For test callers, I highly recommend that everyone memorize their tests and have a caller only as a back up. Memorize and practice your test before the show. There are far more really bad callers than decent ones.

As far as for judging, I have had quite a few PMs on this, yes the horse is generally what is judged. A judge giving rider comments, docking down for diagonals, etc.. is generally an untrained one. If the horse is lacking balance and you get an "unbalanced" comment on the test, we can all infer that it was rider error. At the higher levels, rider errors are docked down more blatantly (ie, counting errors in tempis), but it is, in general the performance of the horse that is scored. However, we all know that the horse's performance is very, very highly affected by the rider. The only thing not related to performance that is judged that may be considered rider error is accuracy, so ride to your letters!!
(And actually, purposely posting on the wrong diagonal can be a great strengthening exercise)

As far as for other things to know. I don't know where you are from, but generally attire rules expect the horse to be braided and well groomed and for you to be turned out in light breeches and a show jacket with your hair neatly tucked in your helmet, or a bun.
As far as the lowest levels, there is intro, which is walk and trot and training level which is walk/trot/canter. There are no restrictions in these classes due to age, experience, etc.. so feel free to enter them!

For more information, check out the USDF website (if you are in the US) and feel free to email the show organizer! As a show organizer myself, I way prefer emails weeks in advance with questions over incomplete entry forms and tons of questions on the already busy day of the show. You can also PM me if you have anymore questions.

Good luck!
     
    06-26-2012, 10:20 AM
  #8
Weanling
You have gotten some really great advice here so I would just like to add some encouragement. The low level tests are fairly simple (walk/trot) and really fun - go for it! Schooling shows are mellow and low-key, a great way to start. My daughter is showing at a lower level right now and we are having so much fun.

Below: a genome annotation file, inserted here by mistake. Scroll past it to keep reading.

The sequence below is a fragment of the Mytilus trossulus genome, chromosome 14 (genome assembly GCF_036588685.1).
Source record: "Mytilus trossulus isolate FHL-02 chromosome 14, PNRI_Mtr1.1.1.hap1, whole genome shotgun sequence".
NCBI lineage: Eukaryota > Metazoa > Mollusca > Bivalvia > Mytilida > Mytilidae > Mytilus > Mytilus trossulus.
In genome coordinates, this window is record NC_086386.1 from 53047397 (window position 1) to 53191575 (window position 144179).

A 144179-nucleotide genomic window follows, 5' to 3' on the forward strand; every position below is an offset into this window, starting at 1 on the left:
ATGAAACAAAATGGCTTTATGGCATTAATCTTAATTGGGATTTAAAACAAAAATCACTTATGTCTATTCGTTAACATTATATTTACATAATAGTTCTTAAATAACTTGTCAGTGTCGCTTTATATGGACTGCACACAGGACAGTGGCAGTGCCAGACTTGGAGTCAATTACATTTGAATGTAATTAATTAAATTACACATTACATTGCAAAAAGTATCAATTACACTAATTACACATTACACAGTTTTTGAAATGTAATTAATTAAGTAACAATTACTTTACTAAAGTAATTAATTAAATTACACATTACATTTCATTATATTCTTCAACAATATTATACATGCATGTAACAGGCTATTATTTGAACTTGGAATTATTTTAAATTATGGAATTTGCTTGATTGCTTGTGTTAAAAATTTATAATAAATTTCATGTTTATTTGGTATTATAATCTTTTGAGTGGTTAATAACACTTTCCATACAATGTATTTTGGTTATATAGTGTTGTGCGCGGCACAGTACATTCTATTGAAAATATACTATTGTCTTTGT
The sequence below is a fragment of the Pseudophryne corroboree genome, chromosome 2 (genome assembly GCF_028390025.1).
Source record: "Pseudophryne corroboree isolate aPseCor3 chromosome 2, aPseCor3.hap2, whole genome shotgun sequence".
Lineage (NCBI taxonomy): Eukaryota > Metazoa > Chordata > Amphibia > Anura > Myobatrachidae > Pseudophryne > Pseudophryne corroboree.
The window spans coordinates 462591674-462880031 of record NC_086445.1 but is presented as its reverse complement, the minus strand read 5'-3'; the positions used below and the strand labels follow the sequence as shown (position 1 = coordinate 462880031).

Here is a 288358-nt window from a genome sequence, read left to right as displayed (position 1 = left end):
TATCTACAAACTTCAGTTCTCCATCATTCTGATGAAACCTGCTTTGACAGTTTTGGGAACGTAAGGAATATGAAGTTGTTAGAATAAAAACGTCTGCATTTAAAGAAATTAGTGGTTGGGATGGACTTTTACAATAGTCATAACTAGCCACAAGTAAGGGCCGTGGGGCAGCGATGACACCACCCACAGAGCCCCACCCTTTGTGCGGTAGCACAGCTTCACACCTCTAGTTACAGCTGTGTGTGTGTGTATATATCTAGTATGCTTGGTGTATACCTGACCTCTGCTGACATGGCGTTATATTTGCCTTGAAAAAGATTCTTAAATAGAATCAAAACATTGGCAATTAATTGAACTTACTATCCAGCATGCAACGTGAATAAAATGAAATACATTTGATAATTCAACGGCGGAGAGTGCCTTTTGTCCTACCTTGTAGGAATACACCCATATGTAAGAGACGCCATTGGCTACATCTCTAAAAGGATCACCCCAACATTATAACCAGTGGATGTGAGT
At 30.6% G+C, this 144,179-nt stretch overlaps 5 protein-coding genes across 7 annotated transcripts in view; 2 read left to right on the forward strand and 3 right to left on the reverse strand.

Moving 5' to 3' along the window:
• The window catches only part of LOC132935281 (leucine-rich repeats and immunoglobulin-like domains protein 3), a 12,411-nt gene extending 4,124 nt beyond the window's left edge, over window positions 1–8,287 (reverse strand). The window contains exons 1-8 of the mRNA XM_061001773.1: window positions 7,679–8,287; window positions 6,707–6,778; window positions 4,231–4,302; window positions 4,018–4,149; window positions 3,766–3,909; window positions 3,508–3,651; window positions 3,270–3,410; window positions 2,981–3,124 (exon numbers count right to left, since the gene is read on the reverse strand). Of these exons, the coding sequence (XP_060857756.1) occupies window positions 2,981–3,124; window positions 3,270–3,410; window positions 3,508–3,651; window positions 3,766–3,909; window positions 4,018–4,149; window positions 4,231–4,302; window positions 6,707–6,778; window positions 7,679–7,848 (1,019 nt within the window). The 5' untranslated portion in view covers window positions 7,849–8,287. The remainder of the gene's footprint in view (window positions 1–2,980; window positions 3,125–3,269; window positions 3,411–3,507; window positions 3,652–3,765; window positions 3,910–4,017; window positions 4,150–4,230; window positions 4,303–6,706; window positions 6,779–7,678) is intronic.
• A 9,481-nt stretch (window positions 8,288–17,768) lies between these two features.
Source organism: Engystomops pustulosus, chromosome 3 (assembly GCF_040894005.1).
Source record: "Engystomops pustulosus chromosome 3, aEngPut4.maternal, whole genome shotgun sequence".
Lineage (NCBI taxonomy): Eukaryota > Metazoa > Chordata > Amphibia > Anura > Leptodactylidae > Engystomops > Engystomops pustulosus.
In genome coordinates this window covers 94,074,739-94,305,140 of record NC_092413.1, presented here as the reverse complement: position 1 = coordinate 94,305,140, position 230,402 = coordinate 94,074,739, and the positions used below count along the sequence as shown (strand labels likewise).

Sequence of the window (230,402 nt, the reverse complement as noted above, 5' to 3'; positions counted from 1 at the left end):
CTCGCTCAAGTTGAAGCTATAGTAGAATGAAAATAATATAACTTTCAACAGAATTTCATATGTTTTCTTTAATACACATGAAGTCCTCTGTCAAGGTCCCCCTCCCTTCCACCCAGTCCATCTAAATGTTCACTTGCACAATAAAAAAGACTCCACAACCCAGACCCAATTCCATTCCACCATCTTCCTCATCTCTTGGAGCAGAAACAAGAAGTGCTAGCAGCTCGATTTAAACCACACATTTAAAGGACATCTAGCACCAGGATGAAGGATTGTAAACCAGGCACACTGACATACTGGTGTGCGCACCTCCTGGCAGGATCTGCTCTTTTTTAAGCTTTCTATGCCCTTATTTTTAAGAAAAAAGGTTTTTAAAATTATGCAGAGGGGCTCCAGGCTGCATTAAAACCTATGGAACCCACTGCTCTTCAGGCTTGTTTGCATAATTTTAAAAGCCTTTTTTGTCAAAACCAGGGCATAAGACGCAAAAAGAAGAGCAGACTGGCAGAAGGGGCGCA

If you haven't already done so I would suggest that you look at the lowest level test (Intro A or B here in the U.S.) to see what you think. You will see a statement for the purpose of the test, like "to show proper geometry of figures with correct bend" or something like that. As you move up each level will build on the one below it so it is really logical and there is always something to work towards. Plus the judge will comment/score each movement so you know where your strengths and weaknesses are.

You could also youtube some intro level tests and see what they look like or go to a show and watch if you are still unsure. Or better yet just do the show and have fun!

Good luck!
     
    06-26-2012, 02:31 PM
  #9
Weanling
How exciting! Yes, you should definitely take a look at some of the intro tests and training level tests and try to practice them to get a feel for where you might fall. I bet you will find that you, in fact, DO know more about dressage than you think. ;)

I've also been taught the same as Tiny and Anebel - the horse is the one who is judged.
     
    06-28-2012, 07:58 PM
  #10
Trained
Quote:
Originally Posted by Delfina    
Can you please reference what rules that can be found in? I am pretty dang sure that being on the wrong diagonal or other examples of poor riding will result in being marked down.
There is no wrong diagonal in dressage. I actually post on the off diagonal when tracking right to keep my horse from overbending. Works great. We use it down the long side and then I switch for circles.

To the OP, if your horse can W/T/C nice big balanced circles, there is no reason to not try a beginner level test. Since the show is at your barn, are their other riders who can help you learn the test?